As I said, Wake wasn’t feeling it.  He gave up five runs on five hits while walking three and striking out three.  He threw ninety-one pitches, fifty-six for strikes.  He made his exit in the sixth, leaving behind one out and two on.  Aceves came on and loaded the bases.  Then he allowed an inherited runner to score.  At that point we had a three-run lead that was looking pretty shaky.  It took him six pitches, but Aceves finally got Derek Jeter to ground into a double play to end the inning.  Crisis averted.  He later gave up a run of his own in the bottom of the ninth.  Wake picked up the win, and Aceves picked up a three-and-two-thirds-inning save.  The final score was 11-6.  We are seven and one against the Yanks this year, we’ve won all of our last six contests against them, and we’ve won five of those six on enemy soil.  Not bad for a team that started out in last place.  And those two, Wake and Aceves, are model team players, given the way they’ve pitched in when Lackey and Dice-K were on the DL.  So the whole game was just a great one to watch.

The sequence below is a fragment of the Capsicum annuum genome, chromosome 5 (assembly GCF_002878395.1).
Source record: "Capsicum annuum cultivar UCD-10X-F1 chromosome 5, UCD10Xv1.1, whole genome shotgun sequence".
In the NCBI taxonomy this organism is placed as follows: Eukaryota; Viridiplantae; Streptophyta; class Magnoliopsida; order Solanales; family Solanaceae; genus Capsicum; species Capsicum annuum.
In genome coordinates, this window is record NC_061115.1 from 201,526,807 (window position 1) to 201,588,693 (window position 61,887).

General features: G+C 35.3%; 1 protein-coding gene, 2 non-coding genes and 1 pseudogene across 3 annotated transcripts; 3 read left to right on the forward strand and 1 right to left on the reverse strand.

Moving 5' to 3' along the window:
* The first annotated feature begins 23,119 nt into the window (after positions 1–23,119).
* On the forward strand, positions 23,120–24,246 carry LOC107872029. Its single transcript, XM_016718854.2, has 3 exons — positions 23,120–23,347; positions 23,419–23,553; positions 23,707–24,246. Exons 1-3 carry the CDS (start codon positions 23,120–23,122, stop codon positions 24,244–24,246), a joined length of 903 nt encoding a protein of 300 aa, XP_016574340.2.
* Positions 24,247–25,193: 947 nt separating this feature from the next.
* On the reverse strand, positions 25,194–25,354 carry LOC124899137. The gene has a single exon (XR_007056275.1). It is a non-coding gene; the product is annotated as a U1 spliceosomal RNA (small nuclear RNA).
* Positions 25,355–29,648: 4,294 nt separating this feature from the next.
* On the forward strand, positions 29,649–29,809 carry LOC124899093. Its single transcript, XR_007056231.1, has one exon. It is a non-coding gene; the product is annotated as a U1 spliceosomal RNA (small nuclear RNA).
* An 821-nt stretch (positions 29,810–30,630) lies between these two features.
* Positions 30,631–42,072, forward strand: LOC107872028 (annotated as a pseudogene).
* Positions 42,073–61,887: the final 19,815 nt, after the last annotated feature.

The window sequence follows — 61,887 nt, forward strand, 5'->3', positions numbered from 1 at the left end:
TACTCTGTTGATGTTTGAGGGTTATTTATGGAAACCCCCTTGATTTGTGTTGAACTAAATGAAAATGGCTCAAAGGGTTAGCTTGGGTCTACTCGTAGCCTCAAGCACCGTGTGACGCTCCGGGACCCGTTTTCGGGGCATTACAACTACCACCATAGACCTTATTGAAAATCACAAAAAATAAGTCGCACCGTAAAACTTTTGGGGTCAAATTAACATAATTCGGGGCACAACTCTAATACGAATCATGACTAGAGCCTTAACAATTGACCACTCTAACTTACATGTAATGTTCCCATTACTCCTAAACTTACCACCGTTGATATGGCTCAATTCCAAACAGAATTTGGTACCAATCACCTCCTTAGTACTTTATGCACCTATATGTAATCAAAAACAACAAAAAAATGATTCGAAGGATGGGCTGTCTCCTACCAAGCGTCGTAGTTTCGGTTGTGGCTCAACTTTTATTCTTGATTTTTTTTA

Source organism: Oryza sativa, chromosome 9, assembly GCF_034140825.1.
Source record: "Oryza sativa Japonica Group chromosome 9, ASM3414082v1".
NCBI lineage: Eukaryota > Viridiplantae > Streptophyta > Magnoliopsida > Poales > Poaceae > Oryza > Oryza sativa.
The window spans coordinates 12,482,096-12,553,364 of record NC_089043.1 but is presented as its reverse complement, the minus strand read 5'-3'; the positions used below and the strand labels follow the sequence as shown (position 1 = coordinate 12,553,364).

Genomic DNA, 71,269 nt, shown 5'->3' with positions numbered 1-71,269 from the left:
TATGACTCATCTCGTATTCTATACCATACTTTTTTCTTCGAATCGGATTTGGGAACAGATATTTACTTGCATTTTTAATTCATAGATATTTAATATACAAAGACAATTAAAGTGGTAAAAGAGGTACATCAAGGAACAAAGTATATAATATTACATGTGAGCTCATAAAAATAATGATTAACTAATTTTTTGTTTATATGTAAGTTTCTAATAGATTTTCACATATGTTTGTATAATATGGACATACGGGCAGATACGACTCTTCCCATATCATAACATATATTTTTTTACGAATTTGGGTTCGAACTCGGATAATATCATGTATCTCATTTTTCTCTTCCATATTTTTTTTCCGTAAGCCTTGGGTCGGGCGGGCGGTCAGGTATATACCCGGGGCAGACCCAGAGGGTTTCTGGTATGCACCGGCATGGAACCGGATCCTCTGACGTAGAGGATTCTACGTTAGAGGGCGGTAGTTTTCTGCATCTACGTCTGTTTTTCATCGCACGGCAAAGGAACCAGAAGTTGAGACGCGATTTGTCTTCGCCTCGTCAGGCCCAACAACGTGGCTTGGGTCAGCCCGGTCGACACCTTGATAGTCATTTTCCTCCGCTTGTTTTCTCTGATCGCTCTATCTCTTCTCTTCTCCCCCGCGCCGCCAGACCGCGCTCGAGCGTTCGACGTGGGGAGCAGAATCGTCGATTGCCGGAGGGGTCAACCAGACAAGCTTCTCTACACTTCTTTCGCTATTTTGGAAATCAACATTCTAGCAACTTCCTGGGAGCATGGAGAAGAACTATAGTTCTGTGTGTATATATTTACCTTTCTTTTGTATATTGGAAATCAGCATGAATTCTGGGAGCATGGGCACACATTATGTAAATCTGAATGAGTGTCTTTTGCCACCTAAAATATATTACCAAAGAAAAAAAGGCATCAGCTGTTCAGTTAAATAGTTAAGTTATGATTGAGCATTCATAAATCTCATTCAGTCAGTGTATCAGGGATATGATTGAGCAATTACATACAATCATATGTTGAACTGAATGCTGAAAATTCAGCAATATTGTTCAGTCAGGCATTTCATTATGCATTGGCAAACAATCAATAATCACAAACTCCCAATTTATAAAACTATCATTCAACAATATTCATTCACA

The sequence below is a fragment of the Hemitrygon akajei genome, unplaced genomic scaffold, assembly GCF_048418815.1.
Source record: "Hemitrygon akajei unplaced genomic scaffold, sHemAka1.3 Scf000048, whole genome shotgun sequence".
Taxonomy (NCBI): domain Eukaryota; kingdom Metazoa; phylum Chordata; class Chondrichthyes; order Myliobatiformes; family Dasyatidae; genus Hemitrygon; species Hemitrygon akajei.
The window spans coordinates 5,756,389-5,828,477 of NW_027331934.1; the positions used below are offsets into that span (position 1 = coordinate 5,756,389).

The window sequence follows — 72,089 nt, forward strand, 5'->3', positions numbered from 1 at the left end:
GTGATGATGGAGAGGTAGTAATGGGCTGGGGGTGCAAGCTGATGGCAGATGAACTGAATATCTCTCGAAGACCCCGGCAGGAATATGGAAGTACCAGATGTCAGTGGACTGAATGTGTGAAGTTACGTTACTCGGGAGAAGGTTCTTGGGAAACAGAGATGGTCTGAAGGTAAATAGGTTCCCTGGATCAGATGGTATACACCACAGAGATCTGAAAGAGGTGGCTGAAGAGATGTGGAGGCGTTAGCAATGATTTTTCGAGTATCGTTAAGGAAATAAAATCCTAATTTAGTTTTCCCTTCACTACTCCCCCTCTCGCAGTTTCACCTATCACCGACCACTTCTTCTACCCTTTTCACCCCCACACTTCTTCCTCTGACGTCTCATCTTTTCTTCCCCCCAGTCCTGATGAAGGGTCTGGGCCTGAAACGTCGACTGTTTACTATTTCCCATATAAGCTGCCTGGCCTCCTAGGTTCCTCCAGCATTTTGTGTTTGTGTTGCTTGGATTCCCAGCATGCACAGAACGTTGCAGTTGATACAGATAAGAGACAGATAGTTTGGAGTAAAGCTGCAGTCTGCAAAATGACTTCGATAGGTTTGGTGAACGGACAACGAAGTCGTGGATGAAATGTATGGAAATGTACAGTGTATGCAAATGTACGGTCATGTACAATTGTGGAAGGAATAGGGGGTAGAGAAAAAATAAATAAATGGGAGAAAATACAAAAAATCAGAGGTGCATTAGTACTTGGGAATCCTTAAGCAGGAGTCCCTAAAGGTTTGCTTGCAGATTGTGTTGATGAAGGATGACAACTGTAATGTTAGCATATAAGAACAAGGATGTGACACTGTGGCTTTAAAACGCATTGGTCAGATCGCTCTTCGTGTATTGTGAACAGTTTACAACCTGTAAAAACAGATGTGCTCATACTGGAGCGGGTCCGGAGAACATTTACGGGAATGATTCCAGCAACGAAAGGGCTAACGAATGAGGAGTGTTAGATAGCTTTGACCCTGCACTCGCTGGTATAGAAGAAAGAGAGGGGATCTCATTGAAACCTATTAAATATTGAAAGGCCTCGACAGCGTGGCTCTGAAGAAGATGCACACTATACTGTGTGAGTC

The game started out innocently enough.  Ellsbury singled and scored when Gonzalez grounded out.  Youk walked after that.  And that’s right around the time when you start thinking about how totally awesome it would be if Papi hit a home run.  So that’s what he did.  He launched a two-run shot into right center field.  Papi had been fed a steady diet of pitches away to that point.  But then he got a great one right down the middle.  Why pitchers think they can throw fastballs down the middle right by us is beyond me.  He didn’t flip his bat this time, but trust me, he was thinking it, and he was thinking it loudly.

The game only got better from there.

Scutaro singled to open the second inning, stole second base, moved to third on a throwing error, and scored on a sac fly by Drew.  After AJ Burnett loaded the bases with an intentional walk in the fourth, Tek hit into the force out as planned, but a run still scored.  Ellsbury doubled in another after that, and Pedroia singled in another.  His hit just barely cleared Jeter’s glove.